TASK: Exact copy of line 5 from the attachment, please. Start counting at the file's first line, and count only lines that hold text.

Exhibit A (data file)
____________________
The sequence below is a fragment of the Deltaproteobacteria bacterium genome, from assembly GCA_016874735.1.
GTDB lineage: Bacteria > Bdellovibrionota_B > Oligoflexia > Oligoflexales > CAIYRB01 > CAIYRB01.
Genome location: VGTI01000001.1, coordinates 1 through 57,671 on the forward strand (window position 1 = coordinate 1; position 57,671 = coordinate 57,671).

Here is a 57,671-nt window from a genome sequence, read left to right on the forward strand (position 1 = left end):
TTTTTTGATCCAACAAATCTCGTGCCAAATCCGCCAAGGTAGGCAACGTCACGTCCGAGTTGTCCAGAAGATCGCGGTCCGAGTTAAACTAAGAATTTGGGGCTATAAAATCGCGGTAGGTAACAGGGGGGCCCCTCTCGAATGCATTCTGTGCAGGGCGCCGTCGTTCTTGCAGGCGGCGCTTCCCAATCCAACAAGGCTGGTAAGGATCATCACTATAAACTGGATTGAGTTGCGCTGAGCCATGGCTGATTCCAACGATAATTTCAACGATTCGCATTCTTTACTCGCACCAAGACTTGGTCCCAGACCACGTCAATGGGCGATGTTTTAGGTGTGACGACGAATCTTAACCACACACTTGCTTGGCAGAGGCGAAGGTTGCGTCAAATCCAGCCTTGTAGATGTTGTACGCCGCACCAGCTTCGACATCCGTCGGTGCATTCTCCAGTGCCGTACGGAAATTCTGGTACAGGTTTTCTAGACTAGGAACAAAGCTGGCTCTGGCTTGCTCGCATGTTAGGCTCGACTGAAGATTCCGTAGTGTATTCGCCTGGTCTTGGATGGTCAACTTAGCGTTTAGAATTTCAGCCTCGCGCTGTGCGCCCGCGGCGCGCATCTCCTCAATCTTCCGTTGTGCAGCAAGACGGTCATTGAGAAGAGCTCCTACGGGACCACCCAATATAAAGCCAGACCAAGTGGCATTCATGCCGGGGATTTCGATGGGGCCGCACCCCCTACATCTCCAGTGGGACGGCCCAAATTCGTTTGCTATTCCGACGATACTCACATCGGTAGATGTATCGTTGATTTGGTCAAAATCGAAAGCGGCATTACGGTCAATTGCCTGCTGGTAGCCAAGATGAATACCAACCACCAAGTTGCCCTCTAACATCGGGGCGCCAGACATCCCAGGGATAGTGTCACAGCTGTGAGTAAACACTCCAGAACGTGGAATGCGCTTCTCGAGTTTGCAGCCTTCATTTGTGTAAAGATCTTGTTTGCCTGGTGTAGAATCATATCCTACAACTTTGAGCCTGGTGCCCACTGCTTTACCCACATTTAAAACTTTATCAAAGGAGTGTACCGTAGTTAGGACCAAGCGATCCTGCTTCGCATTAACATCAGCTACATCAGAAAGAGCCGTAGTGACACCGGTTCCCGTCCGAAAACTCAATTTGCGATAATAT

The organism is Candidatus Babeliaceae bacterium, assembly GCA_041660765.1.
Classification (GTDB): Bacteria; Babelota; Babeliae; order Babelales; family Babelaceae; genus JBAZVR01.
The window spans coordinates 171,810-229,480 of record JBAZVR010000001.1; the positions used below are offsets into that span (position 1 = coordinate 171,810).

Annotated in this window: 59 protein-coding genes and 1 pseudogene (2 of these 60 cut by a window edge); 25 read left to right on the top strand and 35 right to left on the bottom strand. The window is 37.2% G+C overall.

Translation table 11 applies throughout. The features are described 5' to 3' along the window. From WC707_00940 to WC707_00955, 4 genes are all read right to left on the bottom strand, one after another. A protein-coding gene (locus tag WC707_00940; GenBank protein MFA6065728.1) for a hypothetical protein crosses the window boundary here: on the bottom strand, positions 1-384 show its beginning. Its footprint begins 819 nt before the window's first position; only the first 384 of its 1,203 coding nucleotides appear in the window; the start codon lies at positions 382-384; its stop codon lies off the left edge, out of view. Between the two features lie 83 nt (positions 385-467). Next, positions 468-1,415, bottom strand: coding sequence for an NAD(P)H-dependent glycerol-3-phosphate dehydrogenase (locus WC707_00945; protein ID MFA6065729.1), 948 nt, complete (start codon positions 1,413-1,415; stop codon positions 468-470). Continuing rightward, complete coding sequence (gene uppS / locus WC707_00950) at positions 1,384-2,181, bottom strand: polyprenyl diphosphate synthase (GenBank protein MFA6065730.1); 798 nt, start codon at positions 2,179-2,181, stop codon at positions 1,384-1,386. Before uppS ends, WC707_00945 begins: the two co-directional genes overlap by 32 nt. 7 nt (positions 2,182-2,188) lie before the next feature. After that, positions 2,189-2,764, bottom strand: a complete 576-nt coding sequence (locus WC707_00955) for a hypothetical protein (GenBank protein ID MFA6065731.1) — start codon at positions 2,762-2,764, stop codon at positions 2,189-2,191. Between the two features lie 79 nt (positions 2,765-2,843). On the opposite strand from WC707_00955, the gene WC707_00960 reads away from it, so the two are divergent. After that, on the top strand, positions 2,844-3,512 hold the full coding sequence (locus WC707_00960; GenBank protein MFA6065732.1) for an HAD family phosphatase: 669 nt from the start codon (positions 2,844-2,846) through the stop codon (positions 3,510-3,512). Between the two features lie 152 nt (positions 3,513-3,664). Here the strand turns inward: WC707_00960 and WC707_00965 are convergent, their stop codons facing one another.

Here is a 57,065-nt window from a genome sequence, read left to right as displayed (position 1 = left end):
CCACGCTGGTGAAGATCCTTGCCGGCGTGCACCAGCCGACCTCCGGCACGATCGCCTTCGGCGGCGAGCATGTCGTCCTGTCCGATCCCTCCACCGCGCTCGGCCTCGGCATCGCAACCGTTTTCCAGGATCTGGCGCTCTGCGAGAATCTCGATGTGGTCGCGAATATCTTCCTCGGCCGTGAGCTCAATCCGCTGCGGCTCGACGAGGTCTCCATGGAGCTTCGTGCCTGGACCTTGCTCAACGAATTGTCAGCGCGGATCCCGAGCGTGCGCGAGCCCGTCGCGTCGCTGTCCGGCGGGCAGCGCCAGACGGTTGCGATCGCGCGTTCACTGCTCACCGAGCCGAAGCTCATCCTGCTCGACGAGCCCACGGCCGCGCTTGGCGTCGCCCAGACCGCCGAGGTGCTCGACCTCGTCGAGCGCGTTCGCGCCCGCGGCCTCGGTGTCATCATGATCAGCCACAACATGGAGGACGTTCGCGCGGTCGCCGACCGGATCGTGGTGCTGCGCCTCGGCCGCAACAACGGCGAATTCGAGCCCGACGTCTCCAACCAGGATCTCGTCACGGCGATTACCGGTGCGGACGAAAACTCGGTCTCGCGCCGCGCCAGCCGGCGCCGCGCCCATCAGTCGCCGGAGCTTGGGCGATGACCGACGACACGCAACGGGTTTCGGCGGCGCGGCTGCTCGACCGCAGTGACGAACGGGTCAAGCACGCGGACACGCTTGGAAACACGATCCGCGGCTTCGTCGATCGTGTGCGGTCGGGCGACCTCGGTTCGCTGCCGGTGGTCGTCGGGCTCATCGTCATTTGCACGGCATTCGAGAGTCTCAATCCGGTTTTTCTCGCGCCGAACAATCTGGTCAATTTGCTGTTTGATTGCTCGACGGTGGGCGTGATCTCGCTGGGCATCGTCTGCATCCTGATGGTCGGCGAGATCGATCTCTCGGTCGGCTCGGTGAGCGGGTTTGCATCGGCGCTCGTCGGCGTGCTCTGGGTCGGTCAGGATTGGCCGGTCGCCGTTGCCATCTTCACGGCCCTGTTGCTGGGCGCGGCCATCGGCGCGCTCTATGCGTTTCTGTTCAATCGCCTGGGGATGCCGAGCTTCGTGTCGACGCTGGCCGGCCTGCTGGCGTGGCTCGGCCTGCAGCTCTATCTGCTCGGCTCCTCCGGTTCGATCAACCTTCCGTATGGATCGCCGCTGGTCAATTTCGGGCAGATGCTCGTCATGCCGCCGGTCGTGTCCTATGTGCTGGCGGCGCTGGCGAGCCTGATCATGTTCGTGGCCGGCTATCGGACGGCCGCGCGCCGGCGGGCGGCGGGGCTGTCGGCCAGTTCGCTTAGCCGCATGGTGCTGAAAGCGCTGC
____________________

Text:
TTTTTTGATCCAACAAATCTCGTGCCAAATCCGCCAAGGTAGGCAACGTCACGTCCGAGTTGTCCAGAAGATCGCGGTCCGAGTTAAACTAAGAATTTGGGGCTATAAAATCGCGGTAGGTAACAGGGGGGCCCCTCTCGAATGCATTCTGTGCAGGGCGCCGTCGTTCTTGCAGGCGGCGCTTCCCAATCCAACAAGGCTGGTAAGGATCATCACTATAAACTGGATTGAGTTGCGCTGAGCCATGGCTGATTCCAACGATAATTTCAACGATTCGCATTCTTTACTCGCACCAAGACTTGGTCCCAGACCACGTCAATGGGCGATGTTTTAGGTGTGACGACGAATCTTAACCACACACTTGCTTGGCAGAGGCGAAGGTTGCGTCAAATCCAGCCTTGTAGATGTTGTACGCCGCACCAGCTTCGACATCCGTCGGTGCATTCTCCAGTGCCGTACGGAAATTCTGGTACAGGTTTTCTAGACTAGGAACAAAGCTGGCTCTGGCTTGCTCGCATGTTAGGCTCGACTGAAGATTCCGTAGTGTATTCGCCTGGTCTTGGATGGTCAACTTAGCGTTTAGAATTTCAGCCTCGCGCTGTGCGCCCGCGGCGCGCATCTCCTCAATCTTCCGTTGTGCAGCAAGACGGTCATTGAGAAGAGCTCCTACGGGACCACCCAATATAAAGCCAGACCAAGTGGCATTCATGCCGGGGATTTCGATGGGGCCGCACCCCCTACATCTCCAGTGGGACGGCCCAAATTCGTTTGCTATTCCGACGATACTCACATCGGTAGATGTATCGTTGATTTGGTCAAAATCGAAAGCGGCATTACGGTCAATTGCCTGCTGGTAGCCAAGATGAATACCAACCACCAAGTTGCCCTCTAACATCGGGGCGCCAGACATCCCAGGGATAGTGTCACAGCTGTGAGTAAACACTCCAGAACGTGGAATGCGCTTCTCGAGTTTGCAGCCTTCATTTGTGTAAAGATCTTGTTTGCCTGGTGTAGAATCATATCCTACAACTTTGAGCCTGGTGCCCACTGCTTTACCCACATTTAAAACTTTATCAAAGGAGTGTACCGTAGTTAGGACCAAGCGATCCTGCTTCGCATTAACATCAGCTACATCAGAAAGAGCCGTAGTGACACCGGTTCCCGTCCGAAAACTCAATTTGCGATAATAT